When you talk to Karl Family Farms' head farmer (Kris Karl) about his farming method, referred to as "rotational grazing," you can tell it's something he's passionate about.
"I love meat but I'm also concerned about climate change and the humane treatment of animals, so I wanted to create a farming system that would benefit both," he says.
Rotational grazing refers to the practice of fencing off your land so animals can only feed on one pasture or paddock at a time. This gives the fields not in use time to replenish naturally, so they can be ready with fresh grass for the next cycle.
Other types of grazing leave pastures continually exploited, resulting in the need for human care like adding fertilizers and mechanically aerating the soil.
Grazing animals in a rotational cycle brings a number of benefits to the environment and lives of the animals, which is why the Karls built their family farm around it.
As Farmer Kris says, "one way to think about it is that rotational grazing is the solar power of livestock management."
Let's reflect on that a little more.
According to the Journal of Production, rotational grazing can reduce carbon emissions on a farm by a whopping 35%!
There are two ways it works:
First, rotational grazing employs mother nature to do most of the work. In fact, the only manmade energy used is the production and installation of fences needed to control the flow. No additional feed is employed, no outside fertilizers are used, parasite management occurs naturally, and the Karl's even conserve gas because machines are not needed to condition the land.
Second, it keeps carbon in the ground and out of the air - soil is filled with carbon. When livestock are permitted to graze down to the dirt, it gets released into the atmosphere. Pastures that are properly rotated never get consumed to the ground, keeping the carbon where it should be - in the dirt.
Rotational grazing also muscles up the soil, preventing erosion and agricultural runoff.
Keeping pastures naturally covered in a carpet of grass strengthens the structure of the land. The flora grow ever deeper roots, holding the topsoil together and reducing deterioration over time.
It also stops nutrients needed to feed the grass, such as phosphorous, nitrogen and potassium (found naturally in manure), from leaking into nearby streams or water supplies where they can be harmful. Everything stays within the feeding cycle of the air, sun, rain and animal.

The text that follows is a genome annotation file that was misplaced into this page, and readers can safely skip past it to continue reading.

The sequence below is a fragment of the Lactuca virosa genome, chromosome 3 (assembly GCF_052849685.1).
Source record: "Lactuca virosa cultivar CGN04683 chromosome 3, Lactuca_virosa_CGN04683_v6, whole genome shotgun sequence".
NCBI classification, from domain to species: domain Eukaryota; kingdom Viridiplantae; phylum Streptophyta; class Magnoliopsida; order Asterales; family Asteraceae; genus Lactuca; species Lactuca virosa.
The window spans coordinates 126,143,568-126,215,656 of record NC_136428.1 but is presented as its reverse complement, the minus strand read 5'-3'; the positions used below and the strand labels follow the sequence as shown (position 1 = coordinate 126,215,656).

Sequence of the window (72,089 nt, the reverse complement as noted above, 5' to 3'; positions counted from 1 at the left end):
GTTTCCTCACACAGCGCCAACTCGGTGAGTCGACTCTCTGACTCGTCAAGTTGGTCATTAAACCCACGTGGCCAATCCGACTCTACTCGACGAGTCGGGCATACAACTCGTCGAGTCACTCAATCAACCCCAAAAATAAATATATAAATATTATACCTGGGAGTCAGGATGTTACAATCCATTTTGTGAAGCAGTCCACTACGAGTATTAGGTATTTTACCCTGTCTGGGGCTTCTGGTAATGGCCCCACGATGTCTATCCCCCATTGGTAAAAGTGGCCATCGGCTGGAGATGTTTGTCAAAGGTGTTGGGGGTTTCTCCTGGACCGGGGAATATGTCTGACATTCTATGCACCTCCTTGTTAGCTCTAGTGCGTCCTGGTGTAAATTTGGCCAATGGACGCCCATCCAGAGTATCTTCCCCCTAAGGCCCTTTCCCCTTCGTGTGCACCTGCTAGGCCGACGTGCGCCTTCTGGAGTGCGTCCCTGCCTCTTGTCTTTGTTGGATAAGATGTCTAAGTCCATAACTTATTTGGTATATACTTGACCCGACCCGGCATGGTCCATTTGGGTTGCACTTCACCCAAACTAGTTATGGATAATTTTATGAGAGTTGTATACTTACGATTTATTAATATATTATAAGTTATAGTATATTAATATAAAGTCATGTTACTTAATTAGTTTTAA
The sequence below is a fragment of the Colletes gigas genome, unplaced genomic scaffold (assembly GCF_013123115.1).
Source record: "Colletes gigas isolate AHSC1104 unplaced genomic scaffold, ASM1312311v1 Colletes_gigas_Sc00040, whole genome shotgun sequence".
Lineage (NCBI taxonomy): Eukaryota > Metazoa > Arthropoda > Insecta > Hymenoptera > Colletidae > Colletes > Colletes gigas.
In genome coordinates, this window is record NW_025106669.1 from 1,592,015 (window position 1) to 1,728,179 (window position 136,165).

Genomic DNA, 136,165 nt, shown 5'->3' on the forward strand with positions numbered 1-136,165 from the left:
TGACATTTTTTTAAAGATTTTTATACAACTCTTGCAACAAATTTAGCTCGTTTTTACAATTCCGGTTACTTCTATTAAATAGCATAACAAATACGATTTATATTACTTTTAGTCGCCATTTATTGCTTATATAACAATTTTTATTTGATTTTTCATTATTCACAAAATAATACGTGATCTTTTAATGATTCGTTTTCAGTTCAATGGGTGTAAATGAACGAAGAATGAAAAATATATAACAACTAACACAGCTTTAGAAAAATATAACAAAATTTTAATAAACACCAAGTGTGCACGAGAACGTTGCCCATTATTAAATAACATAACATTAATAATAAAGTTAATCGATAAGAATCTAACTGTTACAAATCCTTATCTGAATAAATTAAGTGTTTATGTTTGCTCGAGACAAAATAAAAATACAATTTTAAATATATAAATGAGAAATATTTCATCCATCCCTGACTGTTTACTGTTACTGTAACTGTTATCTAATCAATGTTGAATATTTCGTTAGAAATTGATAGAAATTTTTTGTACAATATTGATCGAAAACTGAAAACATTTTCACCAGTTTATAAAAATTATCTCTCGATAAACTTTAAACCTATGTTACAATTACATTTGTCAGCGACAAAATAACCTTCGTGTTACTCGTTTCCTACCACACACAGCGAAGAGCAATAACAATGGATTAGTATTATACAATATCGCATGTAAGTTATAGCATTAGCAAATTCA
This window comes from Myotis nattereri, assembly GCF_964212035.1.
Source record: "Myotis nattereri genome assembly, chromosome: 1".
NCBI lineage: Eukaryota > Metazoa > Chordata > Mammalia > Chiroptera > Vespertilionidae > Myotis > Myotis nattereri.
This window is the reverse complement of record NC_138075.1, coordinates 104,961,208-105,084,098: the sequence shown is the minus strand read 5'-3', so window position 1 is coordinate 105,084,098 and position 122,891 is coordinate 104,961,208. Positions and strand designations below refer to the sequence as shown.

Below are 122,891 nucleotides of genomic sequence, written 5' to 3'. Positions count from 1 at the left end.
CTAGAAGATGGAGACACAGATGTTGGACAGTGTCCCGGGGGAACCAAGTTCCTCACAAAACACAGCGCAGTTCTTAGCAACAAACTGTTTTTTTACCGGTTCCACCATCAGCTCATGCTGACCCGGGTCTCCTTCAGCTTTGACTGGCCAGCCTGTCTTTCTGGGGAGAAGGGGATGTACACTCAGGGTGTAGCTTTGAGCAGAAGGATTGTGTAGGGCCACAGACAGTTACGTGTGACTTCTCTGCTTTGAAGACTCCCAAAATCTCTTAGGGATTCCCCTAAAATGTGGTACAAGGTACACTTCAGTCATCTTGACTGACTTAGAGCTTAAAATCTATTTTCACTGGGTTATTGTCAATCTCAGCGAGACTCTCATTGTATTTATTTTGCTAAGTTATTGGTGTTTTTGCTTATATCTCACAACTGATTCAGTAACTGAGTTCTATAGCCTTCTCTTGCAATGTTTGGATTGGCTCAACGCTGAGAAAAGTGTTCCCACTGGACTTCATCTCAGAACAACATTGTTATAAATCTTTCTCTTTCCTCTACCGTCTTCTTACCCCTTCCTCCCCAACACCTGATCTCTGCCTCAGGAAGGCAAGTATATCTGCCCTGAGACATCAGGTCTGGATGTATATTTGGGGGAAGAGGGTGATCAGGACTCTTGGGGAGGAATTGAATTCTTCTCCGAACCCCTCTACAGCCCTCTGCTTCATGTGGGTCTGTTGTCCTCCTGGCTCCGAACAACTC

Animals also benefit from revolved grazing. They eat the best grass and always have it fresh.
When animals cycle through pastures, there's a generous supply of diverse grasses which provide greater nutritional benefit.
When livestock are not moved throughout the pasture, they tend to overexploit certain grasses and leave others. Eventually it depletes the biodiversity of their diet and can necessitate the inclusion of supplemental feeds.
With rotational grazing, farmers are able to control, almost down to the inch, how much grass gets eaten. They can manage the land in a way that lets nature recover on its own so it can supply an abundance of nutrients for many years to come.
When done right, rotational grazing gives the cattle the best quality food all of the time. With a vigorous rooting system and plenty of time to grow strong, the grass is always in its most optimal state. It's like having a Top Chef cook you a delicious healthy meal every day of your life.
Rotational grazing can take many different forms depending on the kinds of animals and the quality of land. "I was really excited to set up our system," says Farmer Kris, "our animals are free to roam, and rarely bothered by loud machines, and all the animals work together."
The animals start each day with fresh ground and new land.
Each of our spaces is broken out into several acres, so there's always room for the animals to roam as they please.
On a multispecies farm like Karl Family Farms, each animal has its role.
Winter in the Hudson Valley is too cold for grass to grow. A portion of the land is kept open to the animals so they can still graze, but most pastures are given a rest. During this time, the animals are fed local hay made from the same grass they dine on when the days are longer and warmer.
Sustainable farming practices like rotational grazing are an important part of great tasting beef jerky. Not only is it good for the environment and the wellbeing of the animal, but it produces a rich, natural flavor that can't be imitated.